- Why CIOs should take mentor programs seriously
Wood takes a structured approach to mentoring. He and his senior team meet regularly to identify high potential people who, with the right coaching, could advance to the next stage in their careers. “Whether they are on a technical or a management track, we identify those people who are doing well in their current jobs, but could also do a job one or even two levels up,” says Wood. “We put those people into a formal mentoring program, but we also make it clear that if anyone else wants to be a part of the mentoring program, all they have to do is raise their hand.”
- What is takes to be a great boss
The point is, you can be the nicest guy in the world who treats his employees like gold. But, if you and your team are not cutting it in the eyes of your company and its stakeholders, I don’t care how likable, friendly, giving, sharing, approachable, communicative or empathetic toward your employees you are, you’re still a lousy boss.
If, on the other hand, you challenge your employees to excel at their jobs and lead your team to exceed expectations on a consistent basis, you’re probably well on your way to becoming a great boss.
- 3 Steps to a Well-Structured Presentation
We ourselves have written thousands of presentations and business documents in our careers. And, in our experience, the most important step is what we call “hanging the document.” In simple terms, you need an outline. However, this can’t be just a list of random points. The document has to have a structure. It has to hang together in a way that makes your point as clearly as possible.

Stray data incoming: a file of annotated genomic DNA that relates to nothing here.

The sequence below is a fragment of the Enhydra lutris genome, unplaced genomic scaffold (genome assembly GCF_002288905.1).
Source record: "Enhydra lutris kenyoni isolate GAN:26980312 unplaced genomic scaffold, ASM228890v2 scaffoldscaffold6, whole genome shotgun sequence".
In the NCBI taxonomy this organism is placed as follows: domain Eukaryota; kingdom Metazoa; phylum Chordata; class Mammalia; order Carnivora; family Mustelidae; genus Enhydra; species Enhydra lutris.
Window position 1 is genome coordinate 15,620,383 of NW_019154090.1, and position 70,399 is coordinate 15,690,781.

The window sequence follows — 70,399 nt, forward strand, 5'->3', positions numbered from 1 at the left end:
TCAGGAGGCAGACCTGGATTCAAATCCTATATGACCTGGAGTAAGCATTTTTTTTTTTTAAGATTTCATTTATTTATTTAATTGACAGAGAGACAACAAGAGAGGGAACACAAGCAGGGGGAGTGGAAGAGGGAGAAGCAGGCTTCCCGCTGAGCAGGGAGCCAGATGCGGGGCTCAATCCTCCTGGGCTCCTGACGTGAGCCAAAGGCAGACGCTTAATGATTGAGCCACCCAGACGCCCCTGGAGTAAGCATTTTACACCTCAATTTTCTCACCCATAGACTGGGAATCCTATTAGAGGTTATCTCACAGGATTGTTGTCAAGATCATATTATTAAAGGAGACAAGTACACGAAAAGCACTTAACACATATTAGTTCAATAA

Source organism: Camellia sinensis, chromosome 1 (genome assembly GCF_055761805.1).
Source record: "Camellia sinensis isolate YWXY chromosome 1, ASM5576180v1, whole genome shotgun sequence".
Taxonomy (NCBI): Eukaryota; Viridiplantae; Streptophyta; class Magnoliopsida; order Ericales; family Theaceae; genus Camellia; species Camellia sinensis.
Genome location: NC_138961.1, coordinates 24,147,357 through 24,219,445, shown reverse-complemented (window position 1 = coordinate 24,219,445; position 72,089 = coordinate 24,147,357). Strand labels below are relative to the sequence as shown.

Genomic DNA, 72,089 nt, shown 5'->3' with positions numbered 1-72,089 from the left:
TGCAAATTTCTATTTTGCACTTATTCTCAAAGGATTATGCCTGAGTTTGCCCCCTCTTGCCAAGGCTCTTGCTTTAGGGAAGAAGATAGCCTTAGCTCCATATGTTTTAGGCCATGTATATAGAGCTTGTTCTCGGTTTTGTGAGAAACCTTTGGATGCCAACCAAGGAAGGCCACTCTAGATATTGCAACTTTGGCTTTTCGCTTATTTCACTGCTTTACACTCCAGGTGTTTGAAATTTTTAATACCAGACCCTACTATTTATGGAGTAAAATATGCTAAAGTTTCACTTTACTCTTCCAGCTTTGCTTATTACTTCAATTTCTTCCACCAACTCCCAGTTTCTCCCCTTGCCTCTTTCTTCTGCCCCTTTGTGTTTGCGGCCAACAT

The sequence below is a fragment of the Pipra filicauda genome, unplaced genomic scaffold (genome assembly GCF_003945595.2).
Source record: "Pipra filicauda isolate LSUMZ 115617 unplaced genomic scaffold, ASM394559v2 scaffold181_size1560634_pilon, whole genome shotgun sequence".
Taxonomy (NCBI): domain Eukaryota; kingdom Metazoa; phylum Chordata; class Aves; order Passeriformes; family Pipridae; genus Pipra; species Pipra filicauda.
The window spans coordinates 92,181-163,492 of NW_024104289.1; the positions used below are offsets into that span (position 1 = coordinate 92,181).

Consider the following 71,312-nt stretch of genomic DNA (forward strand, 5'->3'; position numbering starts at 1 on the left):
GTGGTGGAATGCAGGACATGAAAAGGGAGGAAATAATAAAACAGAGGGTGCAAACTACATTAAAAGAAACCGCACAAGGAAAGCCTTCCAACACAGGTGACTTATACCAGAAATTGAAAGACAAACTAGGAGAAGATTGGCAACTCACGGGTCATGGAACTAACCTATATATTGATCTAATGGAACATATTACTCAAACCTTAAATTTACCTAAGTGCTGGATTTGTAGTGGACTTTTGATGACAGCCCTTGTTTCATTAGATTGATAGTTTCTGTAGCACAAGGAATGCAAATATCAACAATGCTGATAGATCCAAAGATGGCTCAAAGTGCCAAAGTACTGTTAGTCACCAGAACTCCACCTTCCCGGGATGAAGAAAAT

- 4 reasons why nobody is looking at your presentation
When you deliver a presentation in the form of a story, it becomes more relatable and helps your audience develop an emotional connection with the material. This in turn coaxes memory into action. What’s more, using images to metaphorically support the story you’re telling can reinforce that effect even further. When your listeners feel connected, they’re not only more likely to remember, they’re more likely to take action.
- Why Visionary CEOs Never Have Visionary Successors
After running Microsoft for 25 years, Bill Gates handed the reins of CEO to Steve Ballmer in January 2000. Ballmer went on to run Microsoft for the next 14 years. If you think the job of a CEO is to increase sales, then Ballmer did a spectacular job. He tripled Microsoft’s sales to $78 billion and profits more than doubled from $9 billion to $22 billion. The launch of the Xbox and Kinect, and the acquisitions of Skype and Yammer happened on his shift. If the Microsoft board was managing for quarter-to-quarter or even year-to year-revenue growth, Ballmer was as good as it gets as a CEO. But if the purpose of the company is its long-term survival, then one could make the argument that he was a failure as CEO, as he optimized short-term gains by squandering long-term opportunities.
Photo: Vincent Guth